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Canadian Multiculturalism Policy, 1971

In a statement to the House of Commons on 8 October 1971, Prime Minister Pierre Trudeau announced multiculturalism as an official government policy. Multiculturalism was intended to preserve the cultural freedom of all individuals and provide recognition of the cultural contributions of diverse ethnic groups to Canadian society.

The policy of multiculturalism was implemented based on the recommendations of the Royal Commission on Bilingualism and Biculturalism. The commission was appointed in 1963 to examine the existing state of bilingualism and biculturalism in Canada and to work towards developing an equal partnership between the British and French elements within the country. Commissioners were additionally instructed to consider the cultural contributions of other ethnic groups, but many cultural groups throughout Canada expressed concern that the latter part of the mandate was being ignored.[1] The commission addressed these concerns in their fourth and final report, recommending that minority groups be given greater recognition and support in preserving their cultures.[2]

The recommendations of the commission were adapted to become the government’s official policy of multiculturalism. In his speech to the House of Commons, Trudeau stated that no singular culture could define Canada and that the government accepted “the contention of other cultural communities that they, too, are essential elements in Canada.” A policy of multiculturalism was implemented to promote respect for cultural diversity and grant ethnic groups the right to preserve and develop their own cultures within Canadian society.

The government committed to support multiculturalism in four specific ways: assistance to cultural groups in their development and growth; assistance to members of cultural groups to overcome barriers to full participation in society; promotion of creative exchanges between cultural groups; and assistance to immigrants in learning French or English.[3] Despite its official endorsement of multiculturalism, the government did not support multilingualism. The Official Languages Act of 1969 defined English and French as Canada’s two official languages and the policy of multiculturalism was to be pursued within this bilingual framework.

The adoption of multiculturalism was partially motivated by political concerns. The Liberal’s traditional base of support in Quebec was being challenged by the rise of separatism and the party was looking to broaden its appeal. Trudeau hoped a policy of multiculturalism would assist the Liberal’s in winning votes from ethnic communities in Ontario and help appease the opposition to official bilingualism in Western Canada.[4]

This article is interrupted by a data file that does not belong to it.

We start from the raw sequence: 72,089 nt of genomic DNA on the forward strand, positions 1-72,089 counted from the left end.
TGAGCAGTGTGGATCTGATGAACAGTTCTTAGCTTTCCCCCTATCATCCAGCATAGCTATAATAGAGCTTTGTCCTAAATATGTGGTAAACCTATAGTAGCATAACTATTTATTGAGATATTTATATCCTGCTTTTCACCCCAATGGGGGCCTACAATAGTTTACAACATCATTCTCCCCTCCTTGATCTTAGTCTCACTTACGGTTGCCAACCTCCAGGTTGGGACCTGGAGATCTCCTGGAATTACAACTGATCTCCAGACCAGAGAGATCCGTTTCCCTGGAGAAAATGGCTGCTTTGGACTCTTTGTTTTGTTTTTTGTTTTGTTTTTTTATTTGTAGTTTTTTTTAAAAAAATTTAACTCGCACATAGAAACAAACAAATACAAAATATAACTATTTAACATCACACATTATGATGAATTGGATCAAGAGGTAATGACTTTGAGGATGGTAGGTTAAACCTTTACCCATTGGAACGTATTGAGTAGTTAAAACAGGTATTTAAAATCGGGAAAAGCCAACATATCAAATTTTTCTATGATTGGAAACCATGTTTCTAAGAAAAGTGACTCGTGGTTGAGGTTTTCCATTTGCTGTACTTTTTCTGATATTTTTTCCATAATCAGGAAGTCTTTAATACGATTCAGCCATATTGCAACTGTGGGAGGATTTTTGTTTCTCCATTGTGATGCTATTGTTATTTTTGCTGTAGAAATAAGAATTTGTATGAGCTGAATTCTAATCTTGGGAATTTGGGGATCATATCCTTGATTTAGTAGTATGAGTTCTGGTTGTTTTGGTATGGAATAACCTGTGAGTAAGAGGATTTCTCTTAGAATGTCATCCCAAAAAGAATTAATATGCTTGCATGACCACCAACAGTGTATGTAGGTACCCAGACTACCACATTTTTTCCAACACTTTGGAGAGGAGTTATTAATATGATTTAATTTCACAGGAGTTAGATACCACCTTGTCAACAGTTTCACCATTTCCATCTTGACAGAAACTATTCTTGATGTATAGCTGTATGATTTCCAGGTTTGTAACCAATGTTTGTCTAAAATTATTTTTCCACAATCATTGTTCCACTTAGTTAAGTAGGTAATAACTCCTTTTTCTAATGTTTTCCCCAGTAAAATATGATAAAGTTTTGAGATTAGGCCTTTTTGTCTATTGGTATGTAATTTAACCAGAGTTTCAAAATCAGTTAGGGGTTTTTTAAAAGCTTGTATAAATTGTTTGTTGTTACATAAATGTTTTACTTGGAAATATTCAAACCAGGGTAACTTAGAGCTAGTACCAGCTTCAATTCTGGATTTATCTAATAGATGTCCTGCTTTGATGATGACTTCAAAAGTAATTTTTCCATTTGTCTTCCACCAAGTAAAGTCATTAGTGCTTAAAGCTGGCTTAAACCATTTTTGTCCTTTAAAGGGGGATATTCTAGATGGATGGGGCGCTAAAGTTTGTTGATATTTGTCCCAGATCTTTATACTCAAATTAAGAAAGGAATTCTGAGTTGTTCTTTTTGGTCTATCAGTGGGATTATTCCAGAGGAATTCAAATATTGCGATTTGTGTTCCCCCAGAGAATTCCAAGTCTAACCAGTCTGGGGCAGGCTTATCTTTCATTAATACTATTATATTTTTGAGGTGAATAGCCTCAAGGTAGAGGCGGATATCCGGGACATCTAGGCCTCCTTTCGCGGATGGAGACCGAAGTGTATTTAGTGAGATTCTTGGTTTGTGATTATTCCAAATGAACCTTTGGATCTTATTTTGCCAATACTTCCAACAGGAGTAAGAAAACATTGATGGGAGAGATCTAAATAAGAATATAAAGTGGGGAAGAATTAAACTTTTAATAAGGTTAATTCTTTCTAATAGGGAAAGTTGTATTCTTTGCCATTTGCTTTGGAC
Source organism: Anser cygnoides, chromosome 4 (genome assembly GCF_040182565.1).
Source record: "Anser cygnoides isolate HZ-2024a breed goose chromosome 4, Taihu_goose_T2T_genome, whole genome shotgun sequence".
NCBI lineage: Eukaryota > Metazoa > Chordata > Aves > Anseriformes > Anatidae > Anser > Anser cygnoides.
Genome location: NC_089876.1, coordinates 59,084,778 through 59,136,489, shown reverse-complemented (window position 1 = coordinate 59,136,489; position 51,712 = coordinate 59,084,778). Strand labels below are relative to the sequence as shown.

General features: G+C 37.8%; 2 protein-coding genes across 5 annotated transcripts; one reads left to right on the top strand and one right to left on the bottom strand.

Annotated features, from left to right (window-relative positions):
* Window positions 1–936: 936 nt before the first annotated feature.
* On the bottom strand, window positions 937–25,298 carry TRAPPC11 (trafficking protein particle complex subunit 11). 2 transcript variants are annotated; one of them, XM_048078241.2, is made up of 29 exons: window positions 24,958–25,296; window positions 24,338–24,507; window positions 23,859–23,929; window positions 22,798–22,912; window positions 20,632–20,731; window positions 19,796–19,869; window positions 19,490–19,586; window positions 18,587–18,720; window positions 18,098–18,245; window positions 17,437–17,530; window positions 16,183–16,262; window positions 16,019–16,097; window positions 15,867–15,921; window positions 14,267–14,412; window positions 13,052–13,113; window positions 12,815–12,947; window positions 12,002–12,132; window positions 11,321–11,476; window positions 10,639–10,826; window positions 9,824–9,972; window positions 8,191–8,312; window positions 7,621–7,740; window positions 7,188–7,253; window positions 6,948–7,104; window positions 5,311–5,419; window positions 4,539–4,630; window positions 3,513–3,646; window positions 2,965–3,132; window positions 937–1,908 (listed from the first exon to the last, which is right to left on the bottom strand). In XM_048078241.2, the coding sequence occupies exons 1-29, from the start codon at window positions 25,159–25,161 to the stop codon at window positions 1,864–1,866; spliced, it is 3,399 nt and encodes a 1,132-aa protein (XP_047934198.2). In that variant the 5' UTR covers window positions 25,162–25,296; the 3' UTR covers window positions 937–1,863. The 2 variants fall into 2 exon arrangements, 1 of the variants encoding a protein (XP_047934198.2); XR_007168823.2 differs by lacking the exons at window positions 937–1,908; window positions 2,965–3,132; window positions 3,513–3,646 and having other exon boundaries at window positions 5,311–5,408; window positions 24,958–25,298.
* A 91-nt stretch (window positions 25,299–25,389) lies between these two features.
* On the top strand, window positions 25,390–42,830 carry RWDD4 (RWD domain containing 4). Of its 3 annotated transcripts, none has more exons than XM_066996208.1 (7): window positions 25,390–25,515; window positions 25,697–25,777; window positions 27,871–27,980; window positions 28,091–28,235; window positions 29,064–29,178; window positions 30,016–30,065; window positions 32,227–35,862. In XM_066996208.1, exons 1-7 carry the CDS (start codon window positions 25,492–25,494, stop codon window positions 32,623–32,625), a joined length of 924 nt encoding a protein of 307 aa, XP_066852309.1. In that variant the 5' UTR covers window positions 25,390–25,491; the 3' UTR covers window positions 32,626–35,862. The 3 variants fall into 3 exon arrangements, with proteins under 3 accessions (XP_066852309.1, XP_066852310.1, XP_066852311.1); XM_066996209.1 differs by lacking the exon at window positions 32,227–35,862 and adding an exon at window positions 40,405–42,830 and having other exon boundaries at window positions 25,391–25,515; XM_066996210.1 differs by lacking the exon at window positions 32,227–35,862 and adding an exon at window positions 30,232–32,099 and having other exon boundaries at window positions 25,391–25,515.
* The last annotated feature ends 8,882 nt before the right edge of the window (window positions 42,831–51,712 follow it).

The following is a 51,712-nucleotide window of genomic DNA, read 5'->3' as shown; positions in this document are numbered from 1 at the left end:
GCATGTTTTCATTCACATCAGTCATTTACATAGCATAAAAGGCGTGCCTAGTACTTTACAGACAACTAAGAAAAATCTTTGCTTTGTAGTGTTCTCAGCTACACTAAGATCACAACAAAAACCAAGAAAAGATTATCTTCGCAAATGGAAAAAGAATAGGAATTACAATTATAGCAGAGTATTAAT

Multiculturalism was largely a symbolic recognition of cultural diversity rather than a substantive change in government policy.[5] The government directed few resources towards the implementation of multicultural initiatives and it remained a marginal policy for many years. The ideals of multiculturalism were initially well-received although some criticized the policy for lacking substance and emphasizing the folkloric aspects of ethnic diversity without addressing the more immediate concerns of minority groups.[6] The province of Quebec specifically opposed multiculturalism, claiming that the promotion of cultural equality diminished the importance of the French and English contributions to Canadian Confederation.[7]

Library and Archives Canada. Canada. Parliament. House of Commons. Debates, 28th Parliament, 3rd Session, Volume 8 (8 October 1971): 8545-8548, Appendix, 8580-8585.

  1. Sarah V. Wayland, “Immigration, Multiculturalism and National Identity in Canada,” International Journal of Group Rights 5, no. 1 (1997): 46-47.
  2. Freda Hawkins, Critical Years in Immigration: Canada and Australia Compared, 2nd ed. (Montreal: McGill-Queen’s University Press, 1991), 218; Michael Temelini “Multicultural Rights, Multicultural Virtues: A History Of Multiculturalism In Canada,” in Stephen Tierney, ed., Multiculturalism and the Canadian Constitution. Vancouver: University of British Columbia Press, 2007, 43-60.
  3. Wayland, 47.
  4. Wayland, 47.
  5. Peter S. Li, “The Multiculturalism Debate,” in Race and Ethnic Relations in Canada, 2nd ed.,, ed. Peter S. Li (Toronto: Oxford University Press, 1999), 152.
  6. Wayland, 48.
  7. Hawkins, 221.